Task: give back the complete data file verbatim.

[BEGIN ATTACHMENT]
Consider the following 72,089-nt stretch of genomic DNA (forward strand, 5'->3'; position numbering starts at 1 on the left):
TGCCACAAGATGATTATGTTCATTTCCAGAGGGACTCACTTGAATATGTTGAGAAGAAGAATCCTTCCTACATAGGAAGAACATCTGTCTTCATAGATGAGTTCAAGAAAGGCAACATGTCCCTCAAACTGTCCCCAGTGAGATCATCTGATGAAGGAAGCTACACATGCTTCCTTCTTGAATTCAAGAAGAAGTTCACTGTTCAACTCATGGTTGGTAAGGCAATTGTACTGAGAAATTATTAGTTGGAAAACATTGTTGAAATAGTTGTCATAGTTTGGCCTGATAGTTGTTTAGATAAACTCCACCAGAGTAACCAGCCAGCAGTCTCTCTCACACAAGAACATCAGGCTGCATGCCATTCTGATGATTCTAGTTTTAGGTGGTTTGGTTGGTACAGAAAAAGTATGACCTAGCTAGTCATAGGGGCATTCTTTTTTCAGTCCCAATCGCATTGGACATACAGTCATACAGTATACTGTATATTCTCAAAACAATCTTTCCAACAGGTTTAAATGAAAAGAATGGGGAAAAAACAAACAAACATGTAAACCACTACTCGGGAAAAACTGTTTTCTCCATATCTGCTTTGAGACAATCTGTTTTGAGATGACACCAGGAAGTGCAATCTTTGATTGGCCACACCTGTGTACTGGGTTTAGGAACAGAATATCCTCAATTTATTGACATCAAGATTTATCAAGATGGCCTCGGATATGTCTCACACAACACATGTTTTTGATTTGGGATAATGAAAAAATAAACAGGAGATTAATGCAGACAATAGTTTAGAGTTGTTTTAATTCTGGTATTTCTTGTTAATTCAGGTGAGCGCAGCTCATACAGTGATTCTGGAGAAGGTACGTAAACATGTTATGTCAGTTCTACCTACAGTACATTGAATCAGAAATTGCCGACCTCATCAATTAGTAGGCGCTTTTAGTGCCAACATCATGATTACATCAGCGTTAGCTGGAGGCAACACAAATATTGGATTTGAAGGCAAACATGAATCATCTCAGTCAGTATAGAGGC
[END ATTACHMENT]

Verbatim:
Consider the following 72,089-nt stretch of genomic DNA (forward strand, 5'->3'; position numbering starts at 1 on the left):
TGCCACAAGATGATTATGTTCATTTCCAGAGGGACTCACTTGAATATGTTGAGAAGAAGAATCCTTCCTACATAGGAAGAACATCTGTCTTCATAGATGAGTTCAAGAAAGGCAACATGTCCCTCAAACTGTCCCCAGTGAGATCATCTGATGAAGGAAGCTACACATGCTTCCTTCTTGAATTCAAGAAGAAGTTCACTGTTCAACTCATGGTTGGTAAGGCAATTGTACTGAGAAATTATTAGTTGGAAAACATTGTTGAAATAGTTGTCATAGTTTGGCCTGATAGTTGTTTAGATAAACTCCACCAGAGTAACCAGCCAGCAGTCTCTCTCACACAAGAACATCAGGCTGCATGCCATTCTGATGATTCTAGTTTTAGGTGGTTTGGTTGGTACAGAAAAAGTATGACCTAGCTAGTCATAGGGGCATTCTTTTTTCAGTCCCAATCGCATTGGACATACAGTCATACAGTATACTGTATATTCTCAAAACAATCTTTCCAACAGGTTTAAATGAAAAGAATGGGGAAAAAACAAACAAACATGTAAACCACTACTCGGGAAAAACTGTTTTCTCCATATCTGCTTTGAGACAATCTGTTTTGAGATGACACCAGGAAGTGCAATCTTTGATTGGCCACACCTGTGTACTGGGTTTAGGAACAGAATATCCTCAATTTATTGACATCAAGATTTATCAAGATGGCCTCGGATATGTCTCACACAACACATGTTTTTGATTTGGGATAATGAAAAAATAAACAGGAGATTAATGCAGACAATAGTTTAGAGTTGTTTTAATTCTGGTATTTCTTGTTAATTCAGGTGAGCGCAGCTCATACAGTGATTCTGGAGAAGGTACGTAAACATGTTATGTCAGTTCTACCTACAGTACATTGAATCAGAAATTGCCGACCTCATCAATTAGTAGGCGCTTTTAGTGCCAACATCATGATTACATCAGCGTTAGCTGGAGGCAACACAAATATTGGATTTGAAGGCAAACATGAATCATCTCAGTCAGTATAGAGGC